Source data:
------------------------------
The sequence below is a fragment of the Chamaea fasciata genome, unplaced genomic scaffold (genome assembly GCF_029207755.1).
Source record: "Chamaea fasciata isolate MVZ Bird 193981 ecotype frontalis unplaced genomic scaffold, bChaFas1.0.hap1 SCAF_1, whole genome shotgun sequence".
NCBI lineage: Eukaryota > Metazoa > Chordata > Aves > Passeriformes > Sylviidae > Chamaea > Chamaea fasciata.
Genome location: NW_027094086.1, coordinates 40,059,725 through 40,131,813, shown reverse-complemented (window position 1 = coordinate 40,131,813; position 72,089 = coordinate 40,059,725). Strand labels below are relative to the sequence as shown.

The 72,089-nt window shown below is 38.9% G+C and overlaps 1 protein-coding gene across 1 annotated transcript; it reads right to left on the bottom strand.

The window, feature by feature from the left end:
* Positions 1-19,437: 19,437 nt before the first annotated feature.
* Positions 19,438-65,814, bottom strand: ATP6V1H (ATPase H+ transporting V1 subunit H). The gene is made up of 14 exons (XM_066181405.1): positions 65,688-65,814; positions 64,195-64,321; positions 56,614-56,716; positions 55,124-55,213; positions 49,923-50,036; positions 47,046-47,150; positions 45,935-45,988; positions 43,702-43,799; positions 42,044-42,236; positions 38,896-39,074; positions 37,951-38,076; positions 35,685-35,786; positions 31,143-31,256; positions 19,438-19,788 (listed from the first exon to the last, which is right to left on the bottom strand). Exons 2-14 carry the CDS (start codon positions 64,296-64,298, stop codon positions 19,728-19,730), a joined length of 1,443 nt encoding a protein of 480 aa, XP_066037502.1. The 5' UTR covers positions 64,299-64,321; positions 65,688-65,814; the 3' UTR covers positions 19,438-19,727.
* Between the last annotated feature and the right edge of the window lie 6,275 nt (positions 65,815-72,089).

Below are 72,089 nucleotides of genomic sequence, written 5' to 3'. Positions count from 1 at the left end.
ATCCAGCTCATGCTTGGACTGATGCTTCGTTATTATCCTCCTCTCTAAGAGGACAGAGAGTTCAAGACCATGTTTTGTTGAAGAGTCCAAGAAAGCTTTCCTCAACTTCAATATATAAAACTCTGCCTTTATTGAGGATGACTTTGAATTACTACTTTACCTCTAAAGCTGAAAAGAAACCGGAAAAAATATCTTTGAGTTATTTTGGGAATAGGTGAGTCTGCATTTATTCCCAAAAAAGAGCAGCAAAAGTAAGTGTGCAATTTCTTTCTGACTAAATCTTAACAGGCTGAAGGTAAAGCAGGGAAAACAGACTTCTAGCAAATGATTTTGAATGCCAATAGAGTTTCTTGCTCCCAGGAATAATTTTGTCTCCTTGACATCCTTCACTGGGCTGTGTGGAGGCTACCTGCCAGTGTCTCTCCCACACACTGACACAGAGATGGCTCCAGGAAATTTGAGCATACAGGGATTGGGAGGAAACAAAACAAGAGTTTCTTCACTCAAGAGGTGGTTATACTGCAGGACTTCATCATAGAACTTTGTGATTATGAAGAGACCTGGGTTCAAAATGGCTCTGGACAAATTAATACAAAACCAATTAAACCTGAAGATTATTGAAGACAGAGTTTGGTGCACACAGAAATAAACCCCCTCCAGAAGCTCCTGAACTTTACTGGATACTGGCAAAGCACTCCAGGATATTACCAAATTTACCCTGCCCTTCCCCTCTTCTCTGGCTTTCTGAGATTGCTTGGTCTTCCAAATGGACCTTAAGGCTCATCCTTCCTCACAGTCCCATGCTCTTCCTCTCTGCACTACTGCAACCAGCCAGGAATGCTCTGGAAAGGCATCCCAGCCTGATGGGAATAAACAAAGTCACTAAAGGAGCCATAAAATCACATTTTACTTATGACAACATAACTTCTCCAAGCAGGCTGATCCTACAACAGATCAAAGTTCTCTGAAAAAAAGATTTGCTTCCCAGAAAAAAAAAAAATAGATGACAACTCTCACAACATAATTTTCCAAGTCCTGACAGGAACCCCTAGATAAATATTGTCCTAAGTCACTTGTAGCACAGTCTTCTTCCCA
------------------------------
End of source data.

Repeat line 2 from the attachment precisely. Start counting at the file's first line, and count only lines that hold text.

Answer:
Source record: "Chamaea fasciata isolate MVZ Bird 193981 ecotype frontalis unplaced genomic scaffold, bChaFas1.0.hap1 SCAF_1, whole genome shotgun sequence".